|Figure 2: PEEK flexural strength compared with common alloys.|
Short-fiber-reinforced materials are produced by combining carbon fibers with the polymer in a twin-screw compound extruder under controlled conditions suited to medical polymer production. The resulting compound may be injection molded using a system with process temperature capability approaching 400°C.
Typical fiber loading may be 30– 35% by weight for short-fiber compounds, increasing the material's modulus from 3.5 to approximately 18 GPa and its tensile strength from 100 to 230 MPa.
With a stiffness close to that of cortical bone, carbon-fiber-reinforced implantable-grade PEEK polymer compounds are used in applications for which stress shielding may have a critical effect on the lifespan of an implant. For example, if a hip implant is manufactured from metallic components with a significantly higher stiffness than cortical bone, the higher stiffness may lead to bone resorption and weakening at the implant site as the device sustains a greater proportion of the applied load.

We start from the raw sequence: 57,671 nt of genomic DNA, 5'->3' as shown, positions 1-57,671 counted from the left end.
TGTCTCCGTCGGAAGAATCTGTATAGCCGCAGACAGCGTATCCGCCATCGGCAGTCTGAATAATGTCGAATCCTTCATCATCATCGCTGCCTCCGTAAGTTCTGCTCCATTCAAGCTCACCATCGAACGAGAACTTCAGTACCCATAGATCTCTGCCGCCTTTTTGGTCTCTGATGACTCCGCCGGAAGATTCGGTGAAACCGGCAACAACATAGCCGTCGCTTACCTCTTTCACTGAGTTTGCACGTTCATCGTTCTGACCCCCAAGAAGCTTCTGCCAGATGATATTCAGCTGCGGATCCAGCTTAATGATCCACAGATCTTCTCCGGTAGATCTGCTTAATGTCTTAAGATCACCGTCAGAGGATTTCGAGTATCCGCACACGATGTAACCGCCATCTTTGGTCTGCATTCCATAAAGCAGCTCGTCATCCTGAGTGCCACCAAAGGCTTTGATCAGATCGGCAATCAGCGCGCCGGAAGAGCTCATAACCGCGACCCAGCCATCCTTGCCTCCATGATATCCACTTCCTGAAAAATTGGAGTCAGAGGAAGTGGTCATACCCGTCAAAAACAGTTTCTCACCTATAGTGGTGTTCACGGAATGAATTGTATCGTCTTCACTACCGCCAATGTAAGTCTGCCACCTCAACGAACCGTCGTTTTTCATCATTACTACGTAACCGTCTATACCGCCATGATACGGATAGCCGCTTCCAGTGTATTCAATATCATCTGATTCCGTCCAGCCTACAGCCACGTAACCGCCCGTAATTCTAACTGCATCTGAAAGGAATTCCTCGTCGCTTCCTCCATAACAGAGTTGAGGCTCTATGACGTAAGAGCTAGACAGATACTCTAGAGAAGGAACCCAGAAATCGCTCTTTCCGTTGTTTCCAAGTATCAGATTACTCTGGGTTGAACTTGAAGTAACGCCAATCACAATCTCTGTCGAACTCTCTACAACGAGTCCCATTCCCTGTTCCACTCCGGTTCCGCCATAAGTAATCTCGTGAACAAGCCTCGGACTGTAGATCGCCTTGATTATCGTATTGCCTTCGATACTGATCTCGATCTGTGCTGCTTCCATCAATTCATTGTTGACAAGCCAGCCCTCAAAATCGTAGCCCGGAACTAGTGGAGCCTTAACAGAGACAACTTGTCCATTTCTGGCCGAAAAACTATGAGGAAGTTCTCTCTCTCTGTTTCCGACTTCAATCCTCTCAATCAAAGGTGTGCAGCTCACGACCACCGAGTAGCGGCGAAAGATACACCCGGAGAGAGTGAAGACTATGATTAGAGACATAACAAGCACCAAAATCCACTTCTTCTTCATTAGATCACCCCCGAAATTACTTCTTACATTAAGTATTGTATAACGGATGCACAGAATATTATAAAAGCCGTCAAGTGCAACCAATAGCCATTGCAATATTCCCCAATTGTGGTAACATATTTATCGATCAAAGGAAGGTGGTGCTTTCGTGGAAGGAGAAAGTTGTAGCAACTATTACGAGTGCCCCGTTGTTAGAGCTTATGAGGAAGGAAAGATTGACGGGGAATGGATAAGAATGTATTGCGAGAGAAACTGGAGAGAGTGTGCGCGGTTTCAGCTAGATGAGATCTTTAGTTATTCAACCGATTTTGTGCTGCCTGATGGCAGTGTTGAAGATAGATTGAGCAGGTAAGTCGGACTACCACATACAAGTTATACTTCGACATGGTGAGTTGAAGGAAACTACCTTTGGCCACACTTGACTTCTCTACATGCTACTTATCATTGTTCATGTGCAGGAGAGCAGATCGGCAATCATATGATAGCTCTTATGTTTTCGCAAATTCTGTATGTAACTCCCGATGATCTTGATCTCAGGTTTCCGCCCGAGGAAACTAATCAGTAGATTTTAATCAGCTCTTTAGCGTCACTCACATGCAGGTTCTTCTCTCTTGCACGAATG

This example is in contrast to hip stems made from implantable-grade carbon-filled PEEK compounds that demonstrate elastic properties similar to the surrounding bone and that reduce the effects of stress shielding.
In certain applications for which superior mechanical properties are required, implantable-grade PEEK polymer may be used as the matrix polymer in combination with continuous carbon fibers to form reinforced composite materials. This fiber reinforcement significantly enhances the mechanical properties of the polymer.
In one example, continuous-fiber-reinforced implantable-grade PEEK polymer is made using a proprietary pultrusion process in which carbon fibers and PEEK are processed into a filament, brought together into bundles, and shaped into a rod.